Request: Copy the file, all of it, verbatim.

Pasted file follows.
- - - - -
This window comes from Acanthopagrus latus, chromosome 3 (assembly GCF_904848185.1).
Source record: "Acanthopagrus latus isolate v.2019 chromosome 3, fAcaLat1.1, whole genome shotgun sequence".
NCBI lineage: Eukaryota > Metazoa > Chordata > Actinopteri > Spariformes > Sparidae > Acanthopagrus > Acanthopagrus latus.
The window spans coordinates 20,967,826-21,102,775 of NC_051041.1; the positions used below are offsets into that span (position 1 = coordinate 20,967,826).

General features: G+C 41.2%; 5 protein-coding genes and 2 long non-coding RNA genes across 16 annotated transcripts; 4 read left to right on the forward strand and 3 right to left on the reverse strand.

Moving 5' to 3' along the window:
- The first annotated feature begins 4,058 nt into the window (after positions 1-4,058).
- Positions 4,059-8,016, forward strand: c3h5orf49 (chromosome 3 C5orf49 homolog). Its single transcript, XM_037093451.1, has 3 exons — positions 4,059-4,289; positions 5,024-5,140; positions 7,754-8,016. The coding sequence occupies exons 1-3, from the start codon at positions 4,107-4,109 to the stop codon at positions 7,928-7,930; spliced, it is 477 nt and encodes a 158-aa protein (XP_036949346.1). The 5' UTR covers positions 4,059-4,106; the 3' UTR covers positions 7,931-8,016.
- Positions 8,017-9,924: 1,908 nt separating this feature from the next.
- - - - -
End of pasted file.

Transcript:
This window comes from Acanthopagrus latus, chromosome 3 (assembly GCF_904848185.1).
Source record: "Acanthopagrus latus isolate v.2019 chromosome 3, fAcaLat1.1, whole genome shotgun sequence".
NCBI lineage: Eukaryota > Metazoa > Chordata > Actinopteri > Spariformes > Sparidae > Acanthopagrus > Acanthopagrus latus.
The window spans coordinates 20,967,826-21,102,775 of NC_051041.1; the positions used below are offsets into that span (position 1 = coordinate 20,967,826).

General features: G+C 41.2%; 5 protein-coding genes and 2 long non-coding RNA genes across 16 annotated transcripts; 4 read left to right on the forward strand and 3 right to left on the reverse strand.

Moving 5' to 3' along the window:
- The first annotated feature begins 4,058 nt into the window (after positions 1-4,058).
- Positions 4,059-8,016, forward strand: c3h5orf49 (chromosome 3 C5orf49 homolog). Its single transcript, XM_037093451.1, has 3 exons — positions 4,059-4,289; positions 5,024-5,140; positions 7,754-8,016. The coding sequence occupies exons 1-3, from the start codon at positions 4,107-4,109 to the stop codon at positions 7,928-7,930; spliced, it is 477 nt and encodes a 158-aa protein (XP_036949346.1). The 5' UTR covers positions 4,059-4,106; the 3' UTR covers positions 7,931-8,016.
- Positions 8,017-9,924: 1,908 nt separating this feature from the next.